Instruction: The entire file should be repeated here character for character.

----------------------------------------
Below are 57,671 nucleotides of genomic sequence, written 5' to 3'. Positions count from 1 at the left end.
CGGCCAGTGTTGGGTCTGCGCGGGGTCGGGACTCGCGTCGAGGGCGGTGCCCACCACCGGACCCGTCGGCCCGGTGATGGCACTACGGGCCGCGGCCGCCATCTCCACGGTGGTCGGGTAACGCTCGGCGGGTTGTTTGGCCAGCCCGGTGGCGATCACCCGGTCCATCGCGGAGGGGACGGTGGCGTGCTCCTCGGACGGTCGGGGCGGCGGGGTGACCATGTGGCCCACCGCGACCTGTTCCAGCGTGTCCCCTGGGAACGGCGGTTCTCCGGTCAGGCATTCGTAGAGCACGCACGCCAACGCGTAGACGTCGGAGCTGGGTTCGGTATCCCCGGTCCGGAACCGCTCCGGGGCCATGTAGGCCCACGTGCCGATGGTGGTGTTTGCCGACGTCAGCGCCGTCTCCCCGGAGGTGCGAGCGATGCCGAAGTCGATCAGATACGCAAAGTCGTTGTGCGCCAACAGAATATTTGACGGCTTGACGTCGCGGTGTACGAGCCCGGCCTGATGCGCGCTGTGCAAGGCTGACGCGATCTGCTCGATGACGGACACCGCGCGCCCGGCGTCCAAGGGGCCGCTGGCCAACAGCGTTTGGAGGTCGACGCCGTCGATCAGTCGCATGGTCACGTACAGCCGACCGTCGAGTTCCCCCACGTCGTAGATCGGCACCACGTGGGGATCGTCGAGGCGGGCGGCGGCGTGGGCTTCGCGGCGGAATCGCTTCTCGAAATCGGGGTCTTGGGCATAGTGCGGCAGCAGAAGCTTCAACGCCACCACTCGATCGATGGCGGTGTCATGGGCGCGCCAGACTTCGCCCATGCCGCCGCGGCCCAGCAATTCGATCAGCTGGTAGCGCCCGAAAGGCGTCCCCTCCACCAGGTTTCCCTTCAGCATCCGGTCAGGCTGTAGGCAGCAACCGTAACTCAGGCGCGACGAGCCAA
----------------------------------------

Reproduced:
Below are 57,671 nucleotides of genomic sequence, written 5' to 3'. Positions count from 1 at the left end.
CGGCCAGTGTTGGGTCTGCGCGGGGTCGGGACTCGCGTCGAGGGCGGTGCCCACCACCGGACCCGTCGGCCCGGTGATGGCACTACGGGCCGCGGCCGCCATCTCCACGGTGGTCGGGTAACGCTCGGCGGGTTGTTTGGCCAGCCCGGTGGCGATCACCCGGTCCATCGCGGAGGGGACGGTGGCGTGCTCCTCGGACGGTCGGGGCGGCGGGGTGACCATGTGGCCCACCGCGACCTGTTCCAGCGTGTCCCCTGGGAACGGCGGTTCTCCGGTCAGGCATTCGTAGAGCACGCACGCCAACGCGTAGACGTCGGAGCTGGGTTCGGTATCCCCGGTCCGGAACCGCTCCGGGGCCATGTAGGCCCACGTGCCGATGGTGGTGTTTGCCGACGTCAGCGCCGTCTCCCCGGAGGTGCGAGCGATGCCGAAGTCGATCAGATACGCAAAGTCGTTGTGCGCCAACAGAATATTTGACGGCTTGACGTCGCGGTGTACGAGCCCGGCCTGATGCGCGCTGTGCAAGGCTGACGCGATCTGCTCGATGACGGACACCGCGCGCCCGGCGTCCAAGGGGCCGCTGGCCAACAGCGTTTGGAGGTCGACGCCGTCGATCAGTCGCATGGTCACGTACAGCCGACCGTCGAGTTCCCCCACGTCGTAGATCGGCACCACGTGGGGATCGTCGAGGCGGGCGGCGGCGTGGGCTTCGCGGCGGAATCGCTTCTCGAAATCGGGGTCTTGGGCATAGTGCGGCAGCAGAAGCTTCAACGCCACCACTCGATCGATGGCGGTGTCATGGGCGCGCCAGACTTCGCCCATGCCGCCGCGGCCCAGCAATTCGATCAGCTGGTAGCGCCCGAAAGGCGTCCCCTCCACCAGGTTTCCCTTCAGCATCCGGTCAGGCTGTAGGCAGCAACCGTAACTCAGGCGCGACGAGCCAA